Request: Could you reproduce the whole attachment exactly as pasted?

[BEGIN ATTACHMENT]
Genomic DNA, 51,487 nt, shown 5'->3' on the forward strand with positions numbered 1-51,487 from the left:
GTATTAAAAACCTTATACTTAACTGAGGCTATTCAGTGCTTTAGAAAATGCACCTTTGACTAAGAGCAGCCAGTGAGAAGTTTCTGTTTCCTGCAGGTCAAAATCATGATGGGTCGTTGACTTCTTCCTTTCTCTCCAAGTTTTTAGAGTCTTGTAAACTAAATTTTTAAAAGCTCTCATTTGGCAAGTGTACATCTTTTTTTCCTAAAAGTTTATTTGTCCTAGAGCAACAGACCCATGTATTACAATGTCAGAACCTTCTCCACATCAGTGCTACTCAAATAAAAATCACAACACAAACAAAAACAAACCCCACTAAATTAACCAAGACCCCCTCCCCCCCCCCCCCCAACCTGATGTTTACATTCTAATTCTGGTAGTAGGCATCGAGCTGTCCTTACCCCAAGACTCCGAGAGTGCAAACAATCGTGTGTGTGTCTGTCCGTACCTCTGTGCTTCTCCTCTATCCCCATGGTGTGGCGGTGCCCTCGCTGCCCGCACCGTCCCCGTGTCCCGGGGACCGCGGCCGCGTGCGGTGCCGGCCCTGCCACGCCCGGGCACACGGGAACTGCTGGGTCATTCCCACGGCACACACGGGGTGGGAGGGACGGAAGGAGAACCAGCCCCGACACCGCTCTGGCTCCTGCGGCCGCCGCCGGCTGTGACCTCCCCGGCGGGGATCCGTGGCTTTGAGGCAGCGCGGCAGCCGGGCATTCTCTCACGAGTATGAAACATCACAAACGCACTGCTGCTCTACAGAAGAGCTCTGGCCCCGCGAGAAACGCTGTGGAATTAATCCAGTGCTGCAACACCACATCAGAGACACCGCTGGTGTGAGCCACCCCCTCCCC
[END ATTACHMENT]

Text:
Genomic DNA, 51,487 nt, shown 5'->3' on the forward strand with positions numbered 1-51,487 from the left:
GTATTAAAAACCTTATACTTAACTGAGGCTATTCAGTGCTTTAGAAAATGCACCTTTGACTAAGAGCAGCCAGTGAGAAGTTTCTGTTTCCTGCAGGTCAAAATCATGATGGGTCGTTGACTTCTTCCTTTCTCTCCAAGTTTTTAGAGTCTTGTAAACTAAATTTTTAAAAGCTCTCATTTGGCAAGTGTACATCTTTTTTTCCTAAAAGTTTATTTGTCCTAGAGCAACAGACCCATGTATTACAATGTCAGAACCTTCTCCACATCAGTGCTACTCAAATAAAAATCACAACACAAACAAAAACAAACCCCACTAAATTAACCAAGACCCCCTCCCCCCCCCCCCCCAACCTGATGTTTACATTCTAATTCTGGTAGTAGGCATCGAGCTGTCCTTACCCCAAGACTCCGAGAGTGCAAACAATCGTGTGTGTGTCTGTCCGTACCTCTGTGCTTCTCCTCTATCCCCATGGTGTGGCGGTGCCCTCGCTGCCCGCACCGTCCCCGTGTCCCGGGGACCGCGGCCGCGTGCGGTGCCGGCCCTGCCACGCCCGGGCACACGGGAACTGCTGGGTCATTCCCACGGCACACACGGGGTGGGAGGGACGGAAGGAGAACCAGCCCCGACACCGCTCTGGCTCCTGCGGCCGCCGCCGGCTGTGACCTCCCCGGCGGGGATCCGTGGCTTTGAGGCAGCGCGGCAGCCGGGCATTCTCTCACGAGTATGAAACATCACAAACGCACTGCTGCTCTACAGAAGAGCTCTGGCCCCGCGAGAAACGCTGTGGAATTAATCCAGTGCTGCAACACCACATCAGAGACACCGCTGGTGTGAGCCACCCCCTCCCC